After the administrative details above, the \textbf{big news} to report is that the editorial board of Journal of Algebraic Combinatorics, currently published by Springer, has resigned to create a new journal (which is clearly the re-formation of the old one) under the name Algebraic Combinatorics, published in association with Centre Mersenne. This has been assisted from the start by MathOA.

Conversion of journals to open access is accepted by the large publishers only if it doesn’t negatively affect their profits. Thus if they own the journal title, what usually happens is a refusal to negotiate seriously and an attempt to find a new editorial board to continue the old title. In my opinion, it is an attack on the mathematical community (and the wider public, and science itself) for a researcher to accept an offer to run such a zombie journal. Almost always, journals losing their entire editorial board in this way do cease publication within a few years (see my blog post) and the new ones thrive.

# Fair Open Access Principles for AOASG blog

The https://aoasg.org.au/2017/06/23/fair-open-access-principles-for-journals/ carries a piece by me and Alex Holcombe, which can be read below (minus hyperlinks, so please look at the AOASG version for best reading).

——–

In March 2017 a group of researchers and librarians interested in journal reform formalized the Fair Open Access Principles.

The basic principles are:

- The journal has a transparent ownership structure, and is controlled by and responsive to the scholarly community.
- Authors of articles in the journal retain copyright.
- All articles are published open access and an explicit open access licence is used.
- Submission and publication is not conditional in any way on the payment of a fee from the author or its employing institution, or on membership of an institution or society.
- Any fees paid on behalf of the journal to publishers are low, transparent, and in proportion to the work carried out.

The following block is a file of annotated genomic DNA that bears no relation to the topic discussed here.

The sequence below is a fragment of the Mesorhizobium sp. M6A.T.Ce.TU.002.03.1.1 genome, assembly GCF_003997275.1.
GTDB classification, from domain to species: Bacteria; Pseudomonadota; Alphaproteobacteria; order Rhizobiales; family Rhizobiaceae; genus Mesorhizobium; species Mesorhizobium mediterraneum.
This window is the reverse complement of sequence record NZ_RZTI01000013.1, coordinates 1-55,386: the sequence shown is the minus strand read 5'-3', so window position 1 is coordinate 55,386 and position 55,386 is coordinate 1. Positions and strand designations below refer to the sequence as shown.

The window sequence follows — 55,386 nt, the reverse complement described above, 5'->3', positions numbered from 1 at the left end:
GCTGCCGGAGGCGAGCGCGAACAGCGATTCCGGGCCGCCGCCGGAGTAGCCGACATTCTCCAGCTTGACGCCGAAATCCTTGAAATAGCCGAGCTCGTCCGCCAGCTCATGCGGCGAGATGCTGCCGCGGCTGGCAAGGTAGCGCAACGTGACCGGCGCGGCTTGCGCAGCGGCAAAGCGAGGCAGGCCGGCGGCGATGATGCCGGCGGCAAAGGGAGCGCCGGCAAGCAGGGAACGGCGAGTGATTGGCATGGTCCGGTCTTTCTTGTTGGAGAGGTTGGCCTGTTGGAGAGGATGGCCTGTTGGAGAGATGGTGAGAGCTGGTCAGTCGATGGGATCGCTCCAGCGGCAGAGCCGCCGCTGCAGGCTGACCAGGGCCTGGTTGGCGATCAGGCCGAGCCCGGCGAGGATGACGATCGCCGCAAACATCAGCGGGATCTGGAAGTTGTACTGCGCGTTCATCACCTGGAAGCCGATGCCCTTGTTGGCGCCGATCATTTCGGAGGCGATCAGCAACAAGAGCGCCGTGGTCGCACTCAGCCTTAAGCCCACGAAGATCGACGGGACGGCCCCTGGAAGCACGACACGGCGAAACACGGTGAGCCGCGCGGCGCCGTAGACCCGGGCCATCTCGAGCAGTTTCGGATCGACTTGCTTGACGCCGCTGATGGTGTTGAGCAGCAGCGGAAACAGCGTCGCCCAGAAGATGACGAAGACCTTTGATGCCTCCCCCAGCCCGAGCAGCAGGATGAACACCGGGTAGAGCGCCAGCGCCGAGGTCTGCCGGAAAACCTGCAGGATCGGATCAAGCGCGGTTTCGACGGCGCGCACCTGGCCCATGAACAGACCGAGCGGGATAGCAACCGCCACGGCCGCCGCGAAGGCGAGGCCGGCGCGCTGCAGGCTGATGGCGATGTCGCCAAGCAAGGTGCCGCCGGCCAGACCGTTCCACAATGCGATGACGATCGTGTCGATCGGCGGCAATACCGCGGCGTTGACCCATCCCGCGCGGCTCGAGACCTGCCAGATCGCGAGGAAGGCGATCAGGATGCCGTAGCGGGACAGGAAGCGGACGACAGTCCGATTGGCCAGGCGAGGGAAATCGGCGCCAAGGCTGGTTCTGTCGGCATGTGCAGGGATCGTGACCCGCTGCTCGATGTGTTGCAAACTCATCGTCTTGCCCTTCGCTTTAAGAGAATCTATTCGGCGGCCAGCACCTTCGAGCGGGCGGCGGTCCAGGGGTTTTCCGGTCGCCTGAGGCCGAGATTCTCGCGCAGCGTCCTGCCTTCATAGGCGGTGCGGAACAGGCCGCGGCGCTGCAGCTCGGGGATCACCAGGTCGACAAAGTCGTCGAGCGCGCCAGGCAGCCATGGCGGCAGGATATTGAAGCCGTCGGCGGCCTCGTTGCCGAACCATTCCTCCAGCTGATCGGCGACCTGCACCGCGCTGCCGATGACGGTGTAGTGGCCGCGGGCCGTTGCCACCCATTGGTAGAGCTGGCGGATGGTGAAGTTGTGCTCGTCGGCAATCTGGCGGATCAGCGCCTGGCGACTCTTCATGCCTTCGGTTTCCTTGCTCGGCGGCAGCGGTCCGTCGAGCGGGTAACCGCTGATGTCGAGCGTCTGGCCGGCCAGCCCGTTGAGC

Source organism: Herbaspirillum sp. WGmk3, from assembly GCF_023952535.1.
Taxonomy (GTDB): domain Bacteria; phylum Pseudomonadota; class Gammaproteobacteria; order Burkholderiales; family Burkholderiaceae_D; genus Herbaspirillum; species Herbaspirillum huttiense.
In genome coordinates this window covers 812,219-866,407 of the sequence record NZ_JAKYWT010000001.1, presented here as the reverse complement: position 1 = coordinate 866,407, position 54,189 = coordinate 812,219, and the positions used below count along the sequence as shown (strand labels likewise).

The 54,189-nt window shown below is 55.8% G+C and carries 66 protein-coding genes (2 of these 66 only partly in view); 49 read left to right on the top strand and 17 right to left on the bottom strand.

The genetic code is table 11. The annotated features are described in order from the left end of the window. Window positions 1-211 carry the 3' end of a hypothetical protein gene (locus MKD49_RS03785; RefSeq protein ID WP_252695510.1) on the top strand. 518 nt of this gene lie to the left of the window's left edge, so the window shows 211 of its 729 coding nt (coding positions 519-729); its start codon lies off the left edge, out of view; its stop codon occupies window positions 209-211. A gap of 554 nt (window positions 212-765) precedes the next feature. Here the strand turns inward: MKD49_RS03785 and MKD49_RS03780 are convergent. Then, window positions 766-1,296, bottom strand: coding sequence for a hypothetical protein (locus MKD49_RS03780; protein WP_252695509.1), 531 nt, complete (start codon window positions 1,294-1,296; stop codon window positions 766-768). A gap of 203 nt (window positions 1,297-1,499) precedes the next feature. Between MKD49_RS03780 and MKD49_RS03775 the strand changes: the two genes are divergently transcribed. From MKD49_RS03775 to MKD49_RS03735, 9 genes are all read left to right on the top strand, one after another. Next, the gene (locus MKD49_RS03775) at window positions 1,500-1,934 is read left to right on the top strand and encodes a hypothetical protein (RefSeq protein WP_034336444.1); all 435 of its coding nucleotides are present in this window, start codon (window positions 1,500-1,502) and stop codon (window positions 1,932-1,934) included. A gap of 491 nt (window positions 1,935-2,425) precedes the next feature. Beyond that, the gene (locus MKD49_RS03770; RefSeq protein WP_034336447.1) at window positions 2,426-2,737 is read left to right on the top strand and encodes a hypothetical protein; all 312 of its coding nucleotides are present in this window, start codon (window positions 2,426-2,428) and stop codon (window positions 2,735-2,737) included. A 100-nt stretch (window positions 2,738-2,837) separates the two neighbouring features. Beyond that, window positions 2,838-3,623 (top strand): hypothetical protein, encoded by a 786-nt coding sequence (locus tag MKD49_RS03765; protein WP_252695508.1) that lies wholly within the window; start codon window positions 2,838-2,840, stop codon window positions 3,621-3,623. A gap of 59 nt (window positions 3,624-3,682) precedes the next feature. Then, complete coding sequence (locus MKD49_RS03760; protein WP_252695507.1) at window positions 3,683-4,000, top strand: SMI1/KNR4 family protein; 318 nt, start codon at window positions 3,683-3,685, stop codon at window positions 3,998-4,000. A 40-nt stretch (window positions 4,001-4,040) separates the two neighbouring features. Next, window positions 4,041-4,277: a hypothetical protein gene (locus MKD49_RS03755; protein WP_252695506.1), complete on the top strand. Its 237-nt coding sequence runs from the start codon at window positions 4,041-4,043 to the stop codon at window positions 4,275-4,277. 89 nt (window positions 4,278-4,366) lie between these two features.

Detailed clarification and interpretation of the principles is provided at the site.

Here, instead, we put these principles into context and explain the motivation behind them.

Our basic thesis is that the current situation in which commercial publishers own the title to journals is untenable. Many existing journals were begun by scholars but subsequently acquired by Elsevier, Springer, Wiley, Taylor & Francis and other commercial publishers. These publishers now have a strong incentive to oppose any reform of the journal that would benefit the community of authors, editors and readers but not help the short-term interests of its own shareholders. We have seen several examples of this in recent years (the Wikipedia entry for Elsevier, for example, collects many examples of malfeasance.

The evidence is now overwhelming that the interests of large commercial publishers are not well aligned with the interests of the research community or the general public. Thus Principle 1 is key. Changing a journal to open access but allowing it to be bought easily by Elsevier, for example, would be a pointless exercise. We must decouple ownership of journals from publication services. This will allow editorial boards to shop around for publishers, who must compete on price and service quality rather than exploit a monopolistic position. In other words, a functioning market will arise. Also, journals will have more chance to innovate by not being locked into inflexible and outdated infrastructure.

Principle 2 (authors retaining copyright) seems obvious. Large publishers have claimed that having authors assign them copyright to articles protects the authors. We know of no case where this has happened. However, publishers have prevented authors from reusing their own work!

Open access is of course the main goal and thus the associated principle (Principle 3) needs little explanation. Some authors appear to believe that posting occasional preprints/postprints on their own website is as good as true open access. This is not the case – some of the reasons are licence issues, confusion about the version of record, lack of machine readability, inconsistent searchability, and unreliable archiving.

APCs (Article Processing Charges) are a common feature of open access journals and a main source of income, particularly for “predatory” journals whose sole function is to make money for unscrupulous owners. Large commercial publishers have responded to pressure by offering OA if an APC is paid. These APCs are typically well over US$1000. The fact that over 60% of journals in DOAJ do not charge any APC, and the low APCs of some high quality newer full service publishers (such as Ubiquity Press) shows that there is much room for improvement. In many fields there is considerable resistance to authors paying APCs directly. For example in a recent survey of mathematicians that we undertook, published in the European Mathematical Society Newsletter,